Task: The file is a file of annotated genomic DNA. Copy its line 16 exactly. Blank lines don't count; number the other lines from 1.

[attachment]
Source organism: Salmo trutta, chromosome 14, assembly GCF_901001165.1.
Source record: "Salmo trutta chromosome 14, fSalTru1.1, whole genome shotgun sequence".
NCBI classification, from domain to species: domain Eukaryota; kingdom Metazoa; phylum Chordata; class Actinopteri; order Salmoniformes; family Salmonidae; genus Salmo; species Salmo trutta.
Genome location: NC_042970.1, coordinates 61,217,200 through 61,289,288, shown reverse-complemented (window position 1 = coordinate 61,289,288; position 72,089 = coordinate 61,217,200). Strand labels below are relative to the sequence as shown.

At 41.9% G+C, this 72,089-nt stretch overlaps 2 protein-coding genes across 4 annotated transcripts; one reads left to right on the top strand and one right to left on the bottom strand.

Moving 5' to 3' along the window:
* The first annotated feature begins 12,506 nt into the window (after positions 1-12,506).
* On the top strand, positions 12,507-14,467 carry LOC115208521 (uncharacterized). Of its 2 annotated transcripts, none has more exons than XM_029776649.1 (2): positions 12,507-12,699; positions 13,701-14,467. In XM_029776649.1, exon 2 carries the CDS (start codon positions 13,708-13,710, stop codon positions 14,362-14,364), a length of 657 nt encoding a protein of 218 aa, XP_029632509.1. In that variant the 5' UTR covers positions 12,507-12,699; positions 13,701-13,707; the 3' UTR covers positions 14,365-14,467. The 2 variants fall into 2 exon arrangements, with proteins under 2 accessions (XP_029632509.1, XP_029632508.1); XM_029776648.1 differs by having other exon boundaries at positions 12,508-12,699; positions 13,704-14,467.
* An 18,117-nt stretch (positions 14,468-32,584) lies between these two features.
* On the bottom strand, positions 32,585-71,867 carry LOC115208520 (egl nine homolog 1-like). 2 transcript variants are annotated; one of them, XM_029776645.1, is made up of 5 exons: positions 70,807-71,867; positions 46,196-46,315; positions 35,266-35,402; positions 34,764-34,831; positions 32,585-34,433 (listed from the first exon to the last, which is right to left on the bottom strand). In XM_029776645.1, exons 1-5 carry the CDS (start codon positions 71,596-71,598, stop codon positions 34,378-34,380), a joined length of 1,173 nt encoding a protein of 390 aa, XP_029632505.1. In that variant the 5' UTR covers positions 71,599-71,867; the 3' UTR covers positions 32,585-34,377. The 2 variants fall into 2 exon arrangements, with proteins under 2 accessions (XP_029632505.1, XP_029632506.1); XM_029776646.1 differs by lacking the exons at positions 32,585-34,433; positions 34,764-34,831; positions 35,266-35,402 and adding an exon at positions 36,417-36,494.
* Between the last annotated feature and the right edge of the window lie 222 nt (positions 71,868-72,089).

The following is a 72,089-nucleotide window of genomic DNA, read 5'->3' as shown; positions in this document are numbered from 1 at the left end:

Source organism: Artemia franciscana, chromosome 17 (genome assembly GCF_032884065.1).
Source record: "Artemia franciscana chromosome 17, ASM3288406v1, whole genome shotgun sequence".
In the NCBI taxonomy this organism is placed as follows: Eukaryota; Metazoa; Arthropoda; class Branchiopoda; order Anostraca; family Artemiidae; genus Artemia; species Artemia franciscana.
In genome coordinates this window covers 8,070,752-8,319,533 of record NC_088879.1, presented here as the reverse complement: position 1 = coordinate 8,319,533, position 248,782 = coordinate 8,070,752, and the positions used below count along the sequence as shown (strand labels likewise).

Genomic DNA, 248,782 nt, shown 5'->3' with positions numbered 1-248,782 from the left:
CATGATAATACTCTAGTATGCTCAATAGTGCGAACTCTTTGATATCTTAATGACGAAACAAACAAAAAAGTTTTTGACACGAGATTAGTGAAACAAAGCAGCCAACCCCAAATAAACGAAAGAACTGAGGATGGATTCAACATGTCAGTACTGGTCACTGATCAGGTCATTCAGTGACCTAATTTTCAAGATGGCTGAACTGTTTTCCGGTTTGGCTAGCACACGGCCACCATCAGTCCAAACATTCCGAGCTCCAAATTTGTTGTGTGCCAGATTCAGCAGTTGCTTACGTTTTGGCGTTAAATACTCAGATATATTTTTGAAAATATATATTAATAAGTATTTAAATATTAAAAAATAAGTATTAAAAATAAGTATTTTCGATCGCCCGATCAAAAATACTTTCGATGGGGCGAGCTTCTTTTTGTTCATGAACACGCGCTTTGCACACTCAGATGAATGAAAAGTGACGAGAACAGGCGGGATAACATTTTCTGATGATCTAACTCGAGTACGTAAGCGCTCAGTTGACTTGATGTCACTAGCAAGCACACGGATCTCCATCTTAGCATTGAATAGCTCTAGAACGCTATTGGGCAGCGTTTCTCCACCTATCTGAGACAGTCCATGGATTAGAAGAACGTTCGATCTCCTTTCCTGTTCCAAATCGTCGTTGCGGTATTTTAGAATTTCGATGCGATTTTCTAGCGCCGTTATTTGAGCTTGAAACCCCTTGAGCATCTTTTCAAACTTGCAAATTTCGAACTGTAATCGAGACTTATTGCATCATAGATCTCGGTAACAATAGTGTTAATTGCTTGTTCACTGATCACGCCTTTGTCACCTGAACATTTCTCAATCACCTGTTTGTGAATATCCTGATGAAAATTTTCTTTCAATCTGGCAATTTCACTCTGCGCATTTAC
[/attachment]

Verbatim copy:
In genome coordinates this window covers 8,070,752-8,319,533 of record NC_088879.1, presented here as the reverse complement: position 1 = coordinate 8,319,533, position 248,782 = coordinate 8,070,752, and the positions used below count along the sequence as shown (strand labels likewise).